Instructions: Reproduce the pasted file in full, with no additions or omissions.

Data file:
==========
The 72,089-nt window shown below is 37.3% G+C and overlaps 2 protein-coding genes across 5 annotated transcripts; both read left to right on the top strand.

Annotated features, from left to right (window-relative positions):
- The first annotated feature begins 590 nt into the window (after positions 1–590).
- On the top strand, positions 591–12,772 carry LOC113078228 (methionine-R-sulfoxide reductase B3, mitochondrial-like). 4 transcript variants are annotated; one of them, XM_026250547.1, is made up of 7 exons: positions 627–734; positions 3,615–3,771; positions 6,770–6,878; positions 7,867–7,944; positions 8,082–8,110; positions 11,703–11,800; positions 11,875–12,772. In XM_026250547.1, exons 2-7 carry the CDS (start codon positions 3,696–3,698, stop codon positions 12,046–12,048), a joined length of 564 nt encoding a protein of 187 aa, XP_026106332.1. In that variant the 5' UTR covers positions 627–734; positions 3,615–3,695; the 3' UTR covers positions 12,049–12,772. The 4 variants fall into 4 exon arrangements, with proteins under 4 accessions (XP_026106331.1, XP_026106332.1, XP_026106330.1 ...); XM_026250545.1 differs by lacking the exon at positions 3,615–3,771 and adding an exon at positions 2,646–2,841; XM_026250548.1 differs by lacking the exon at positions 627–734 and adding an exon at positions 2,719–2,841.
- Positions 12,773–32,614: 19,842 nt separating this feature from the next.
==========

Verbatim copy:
The 72,089-nt window shown below is 37.3% G+C and overlaps 2 protein-coding genes across 5 annotated transcripts; both read left to right on the top strand.

Annotated features, from left to right (window-relative positions):
- The first annotated feature begins 590 nt into the window (after positions 1–590).
- On the top strand, positions 591–12,772 carry LOC113078228 (methionine-R-sulfoxide reductase B3, mitochondrial-like). 4 transcript variants are annotated; one of them, XM_026250547.1, is made up of 7 exons: positions 627–734; positions 3,615–3,771; positions 6,770–6,878; positions 7,867–7,944; positions 8,082–8,110; positions 11,703–11,800; positions 11,875–12,772. In XM_026250547.1, exons 2-7 carry the CDS (start codon positions 3,696–3,698, stop codon positions 12,046–12,048), a joined length of 564 nt encoding a protein of 187 aa, XP_026106332.1. In that variant the 5' UTR covers positions 627–734; positions 3,615–3,695; the 3' UTR covers positions 12,049–12,772. The 4 variants fall into 4 exon arrangements, with proteins under 4 accessions (XP_026106331.1, XP_026106332.1, XP_026106330.1 ...); XM_026250545.1 differs by lacking the exon at positions 3,615–3,771 and adding an exon at positions 2,646–2,841; XM_026250548.1 differs by lacking the exon at positions 627–734 and adding an exon at positions 2,719–2,841.
- Positions 12,773–32,614: 19,842 nt separating this feature from the next.